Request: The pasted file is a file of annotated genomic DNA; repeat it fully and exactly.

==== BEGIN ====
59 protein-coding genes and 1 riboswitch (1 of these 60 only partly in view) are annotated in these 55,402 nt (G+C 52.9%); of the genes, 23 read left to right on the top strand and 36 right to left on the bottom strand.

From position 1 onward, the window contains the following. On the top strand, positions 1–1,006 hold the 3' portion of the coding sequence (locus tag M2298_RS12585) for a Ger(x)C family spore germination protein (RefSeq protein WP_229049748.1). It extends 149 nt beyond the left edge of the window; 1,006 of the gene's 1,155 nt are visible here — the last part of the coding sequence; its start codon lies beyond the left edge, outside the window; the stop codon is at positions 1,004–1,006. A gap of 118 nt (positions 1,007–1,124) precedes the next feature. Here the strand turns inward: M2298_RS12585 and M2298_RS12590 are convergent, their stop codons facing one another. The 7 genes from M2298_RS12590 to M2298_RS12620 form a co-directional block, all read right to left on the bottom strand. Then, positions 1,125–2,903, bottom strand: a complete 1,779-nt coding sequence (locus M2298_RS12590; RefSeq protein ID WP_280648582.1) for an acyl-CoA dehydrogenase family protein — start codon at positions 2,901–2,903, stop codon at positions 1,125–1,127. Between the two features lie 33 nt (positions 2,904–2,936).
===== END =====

59 protein-coding genes and 1 riboswitch (1 of these 60 only partly in view) are annotated in these 55,402 nt (G+C 52.9%); of the genes, 23 read left to right on the top strand and 36 right to left on the bottom strand.

From position 1 onward, the window contains the following. On the top strand, positions 1–1,006 hold the 3' portion of the coding sequence (locus tag M2298_RS12585) for a Ger(x)C family spore germination protein (RefSeq protein WP_229049748.1). It extends 149 nt beyond the left edge of the window; 1,006 of the gene's 1,155 nt are visible here — the last part of the coding sequence; its start codon lies beyond the left edge, outside the window; the stop codon is at positions 1,004–1,006. A gap of 118 nt (positions 1,007–1,124) precedes the next feature. Here the strand turns inward: M2298_RS12585 and M2298_RS12590 are convergent, their stop codons facing one another. The 7 genes from M2298_RS12590 to M2298_RS12620 form a co-directional block, all read right to left on the bottom strand. Then, positions 1,125–2,903, bottom strand: a complete 1,779-nt coding sequence (locus M2298_RS12590; RefSeq protein ID WP_280648582.1) for an acyl-CoA dehydrogenase family protein — start codon at positions 2,901–2,903, stop codon at positions 1,125–1,127. Between the two features lie 33 nt (positions 2,904–2,936).